Now Is The Time
Bless My Soul
I'm For Real
Set Me Free (Piano dub)
Review: Amazingly, it's 25 years since George 'E.A.S.E' Evelyn and then production partner Kevin 'Boy Wonder' Harper sat down and recorded "Dextrous", their monstrous, bleep-era classic on Warp. A quarter of a century later, Evelyn is still going strong, though the grooves have mellowed a lot in that time. Here, Warp celebrate the producer's epic career with a much-deserved retrospective. All the familiar favourites are present, from the rush-inducing thrill of early dancefloor smashers "I'm For Real" and "Aftermath", to the sinewy downtempo goodness of the decidedly Balearic "Les Nuits", the blazed hip-hop dub of "195 Llbs" and stoner soul of "70s 80s".
Review: Andy Stennett and Peter Maas' Freeez project was a pillar of both the pre-punk and punk scenes across the UK, with their infamous tracks surely having influenced a myriad of post-punkers thereafter. Aside from that, they also operated under the Pink Rhythm moniker, through which they released a limited selection of disco-not-disco and jazz-dance. Perfect for some reissue action right now. India was the second of the three EPs they released in 1985, now out through Be With, and the title track sounds like it hasn't aged a day since thanks to a subtly boogie approach filtered through a cold-wave stance. "Trust Me" a more sensual track, slower and more soulful, while the flipside's "More & More" storms through with a summery, blazed-out drum-machine anthem, followed by a sweet instrumental cut to "India". Ya need...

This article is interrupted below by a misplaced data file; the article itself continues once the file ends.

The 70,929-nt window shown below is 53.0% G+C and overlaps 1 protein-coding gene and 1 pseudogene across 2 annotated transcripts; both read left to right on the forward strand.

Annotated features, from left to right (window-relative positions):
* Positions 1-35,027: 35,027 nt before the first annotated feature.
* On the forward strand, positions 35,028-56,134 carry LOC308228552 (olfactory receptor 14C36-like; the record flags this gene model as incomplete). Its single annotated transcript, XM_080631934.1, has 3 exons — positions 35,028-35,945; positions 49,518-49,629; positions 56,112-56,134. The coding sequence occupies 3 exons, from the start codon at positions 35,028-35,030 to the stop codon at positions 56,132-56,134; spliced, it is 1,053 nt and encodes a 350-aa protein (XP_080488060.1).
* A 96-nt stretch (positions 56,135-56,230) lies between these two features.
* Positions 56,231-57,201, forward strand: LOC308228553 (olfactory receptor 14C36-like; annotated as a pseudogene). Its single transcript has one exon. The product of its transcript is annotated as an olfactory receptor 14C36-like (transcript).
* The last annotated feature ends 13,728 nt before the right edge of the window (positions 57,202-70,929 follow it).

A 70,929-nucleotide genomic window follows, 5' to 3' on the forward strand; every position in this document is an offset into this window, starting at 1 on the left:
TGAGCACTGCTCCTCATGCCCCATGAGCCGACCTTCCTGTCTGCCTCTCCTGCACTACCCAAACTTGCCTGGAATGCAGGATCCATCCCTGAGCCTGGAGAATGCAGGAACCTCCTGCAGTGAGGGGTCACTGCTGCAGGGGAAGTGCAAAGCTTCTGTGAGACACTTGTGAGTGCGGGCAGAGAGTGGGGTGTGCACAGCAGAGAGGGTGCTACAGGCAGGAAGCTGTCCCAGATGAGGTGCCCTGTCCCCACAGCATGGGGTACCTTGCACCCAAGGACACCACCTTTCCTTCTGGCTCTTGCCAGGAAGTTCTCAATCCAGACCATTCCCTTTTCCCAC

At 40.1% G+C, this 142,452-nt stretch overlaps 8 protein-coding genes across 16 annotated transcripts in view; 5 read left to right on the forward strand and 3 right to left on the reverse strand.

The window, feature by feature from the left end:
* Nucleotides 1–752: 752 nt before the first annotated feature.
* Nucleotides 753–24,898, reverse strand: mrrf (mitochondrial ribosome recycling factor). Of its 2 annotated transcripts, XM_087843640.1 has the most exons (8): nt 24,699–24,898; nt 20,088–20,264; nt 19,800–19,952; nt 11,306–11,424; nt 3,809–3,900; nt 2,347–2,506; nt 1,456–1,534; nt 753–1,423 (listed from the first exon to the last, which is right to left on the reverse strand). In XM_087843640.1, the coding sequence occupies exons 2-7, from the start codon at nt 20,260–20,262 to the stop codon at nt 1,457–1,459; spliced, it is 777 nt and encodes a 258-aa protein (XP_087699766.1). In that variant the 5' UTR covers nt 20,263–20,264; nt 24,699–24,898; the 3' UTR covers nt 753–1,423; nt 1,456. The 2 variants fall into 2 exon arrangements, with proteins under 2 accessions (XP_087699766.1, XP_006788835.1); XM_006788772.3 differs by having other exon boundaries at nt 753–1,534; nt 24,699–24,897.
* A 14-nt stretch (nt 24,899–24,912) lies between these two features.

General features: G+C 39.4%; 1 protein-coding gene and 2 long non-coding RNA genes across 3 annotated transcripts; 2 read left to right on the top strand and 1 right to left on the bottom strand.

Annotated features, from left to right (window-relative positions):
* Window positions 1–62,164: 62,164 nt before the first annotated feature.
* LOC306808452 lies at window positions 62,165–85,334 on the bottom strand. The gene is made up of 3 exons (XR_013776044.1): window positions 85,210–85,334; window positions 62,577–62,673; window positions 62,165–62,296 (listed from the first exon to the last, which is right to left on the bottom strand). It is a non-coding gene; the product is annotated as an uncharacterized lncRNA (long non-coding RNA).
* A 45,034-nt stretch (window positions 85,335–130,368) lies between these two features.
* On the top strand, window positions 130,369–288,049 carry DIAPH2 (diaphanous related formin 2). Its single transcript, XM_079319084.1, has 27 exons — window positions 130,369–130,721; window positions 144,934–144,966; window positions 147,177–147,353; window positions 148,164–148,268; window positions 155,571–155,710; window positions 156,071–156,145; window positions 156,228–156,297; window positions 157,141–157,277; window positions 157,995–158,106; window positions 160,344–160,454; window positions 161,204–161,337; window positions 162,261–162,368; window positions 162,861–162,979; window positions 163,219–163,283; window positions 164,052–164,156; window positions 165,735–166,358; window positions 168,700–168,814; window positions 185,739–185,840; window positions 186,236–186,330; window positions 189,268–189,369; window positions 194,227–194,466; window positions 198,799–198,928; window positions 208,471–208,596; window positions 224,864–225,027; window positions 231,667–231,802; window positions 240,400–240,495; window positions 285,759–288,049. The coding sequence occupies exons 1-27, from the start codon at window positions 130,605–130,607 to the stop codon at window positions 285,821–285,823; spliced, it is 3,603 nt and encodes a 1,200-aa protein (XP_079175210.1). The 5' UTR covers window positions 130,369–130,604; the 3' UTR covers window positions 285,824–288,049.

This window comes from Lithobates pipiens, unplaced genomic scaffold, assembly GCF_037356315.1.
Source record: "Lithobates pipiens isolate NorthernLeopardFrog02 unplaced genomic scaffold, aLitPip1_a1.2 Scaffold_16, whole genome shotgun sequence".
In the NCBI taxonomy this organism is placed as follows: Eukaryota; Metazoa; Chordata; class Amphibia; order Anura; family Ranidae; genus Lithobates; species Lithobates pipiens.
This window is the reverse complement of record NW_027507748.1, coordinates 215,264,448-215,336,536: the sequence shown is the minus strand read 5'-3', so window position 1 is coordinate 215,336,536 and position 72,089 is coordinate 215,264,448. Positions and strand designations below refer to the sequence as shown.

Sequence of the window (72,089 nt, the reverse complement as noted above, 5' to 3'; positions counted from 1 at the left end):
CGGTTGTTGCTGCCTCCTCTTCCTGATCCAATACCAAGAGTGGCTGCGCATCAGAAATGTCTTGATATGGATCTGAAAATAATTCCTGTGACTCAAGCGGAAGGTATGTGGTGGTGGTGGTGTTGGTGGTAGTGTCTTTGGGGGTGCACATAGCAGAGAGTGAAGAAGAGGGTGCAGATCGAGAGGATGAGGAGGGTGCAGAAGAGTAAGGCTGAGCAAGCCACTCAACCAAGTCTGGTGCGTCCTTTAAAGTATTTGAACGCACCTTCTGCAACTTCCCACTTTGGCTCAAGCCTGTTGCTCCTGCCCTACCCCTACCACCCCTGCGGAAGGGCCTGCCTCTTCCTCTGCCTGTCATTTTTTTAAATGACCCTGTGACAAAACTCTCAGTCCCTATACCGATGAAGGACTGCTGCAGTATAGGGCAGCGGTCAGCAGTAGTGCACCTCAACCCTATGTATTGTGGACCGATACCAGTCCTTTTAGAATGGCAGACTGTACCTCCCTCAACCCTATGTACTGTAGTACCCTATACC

Review: REPRESS ALERT: Having worked with the likes of Don Cherry and Laurie Anderson, there's little doubting the credentials of Ramuntcho Matta. Emotional Rescue have tapped him up for some truly outernational jams that sport African percussion, skronky jazz tones and an engaging minimalism that's hard to resist. The fretless bass and exotic animal cries of "Ecoute" are especially appealing, while the squelchy sound design in "O Clapo" may well do funny things to all who hear it. It's a startlingly original record that serves as a perfect introduction to a lesser known figure in leftfield music with a great heritage behind him.
Review: By the time "Touch Me In The Morning" was mailed out to American DJs in 1979, Marlena Shaw has long since established herself as one of soul music's greatest voices. "Touch Me In The Morning" was merely a promo-only affair, remixed from the shorter "Take A Bite" album version - but it did become something of a dancefloor anthem in certain underground clubs. Here, the sought-after 12" is given a replica reissue, with the stomping, string-drenched title track being accompanied by exactly the same B-side cuts as the '79 pressing.